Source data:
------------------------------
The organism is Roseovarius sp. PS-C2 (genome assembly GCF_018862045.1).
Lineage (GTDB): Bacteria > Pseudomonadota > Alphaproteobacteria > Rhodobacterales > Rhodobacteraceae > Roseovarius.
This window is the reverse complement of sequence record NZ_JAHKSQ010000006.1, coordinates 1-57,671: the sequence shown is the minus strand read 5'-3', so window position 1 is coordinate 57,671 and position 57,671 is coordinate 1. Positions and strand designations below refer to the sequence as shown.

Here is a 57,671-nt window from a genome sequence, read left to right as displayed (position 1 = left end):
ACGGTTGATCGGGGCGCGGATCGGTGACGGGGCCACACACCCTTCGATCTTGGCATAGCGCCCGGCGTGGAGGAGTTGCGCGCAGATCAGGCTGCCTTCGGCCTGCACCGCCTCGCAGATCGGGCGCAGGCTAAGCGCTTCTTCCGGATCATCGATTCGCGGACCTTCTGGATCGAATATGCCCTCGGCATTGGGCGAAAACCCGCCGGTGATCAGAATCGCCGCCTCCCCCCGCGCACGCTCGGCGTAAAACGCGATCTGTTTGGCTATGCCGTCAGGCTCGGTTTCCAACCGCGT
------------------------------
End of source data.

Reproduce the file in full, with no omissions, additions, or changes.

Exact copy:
The organism is Roseovarius sp. PS-C2 (genome assembly GCF_018862045.1).
Lineage (GTDB): Bacteria > Pseudomonadota > Alphaproteobacteria > Rhodobacterales > Rhodobacteraceae > Roseovarius.
This window is the reverse complement of sequence record NZ_JAHKSQ010000006.1, coordinates 1-57,671: the sequence shown is the minus strand read 5'-3', so window position 1 is coordinate 57,671 and position 57,671 is coordinate 1. Positions and strand designations below refer to the sequence as shown.

Here is a 57,671-nt window from a genome sequence, read left to right as displayed (position 1 = left end):
ACGGTTGATCGGGGCGCGGATCGGTGACGGGGCCACACACCCTTCGATCTTGGCATAGCGCCCGGCGTGGAGGAGTTGCGCGCAGATCAGGCTGCCTTCGGCCTGCACCGCCTCGCAGATCGGGCGCAGGCTAAGCGCTTCTTCCGGATCATCGATTCGCGGACCTTCTGGATCGAATATGCCCTCGGCATTGGGCGAAAACCCGCCGGTGATCAGAATCGCCGCCTCCCCCCGCGCACGCTCGGCGTAAAACGCGATCTGTTTGGCTATGCCGTCAGGCTCGGTTTCCAACCGCGT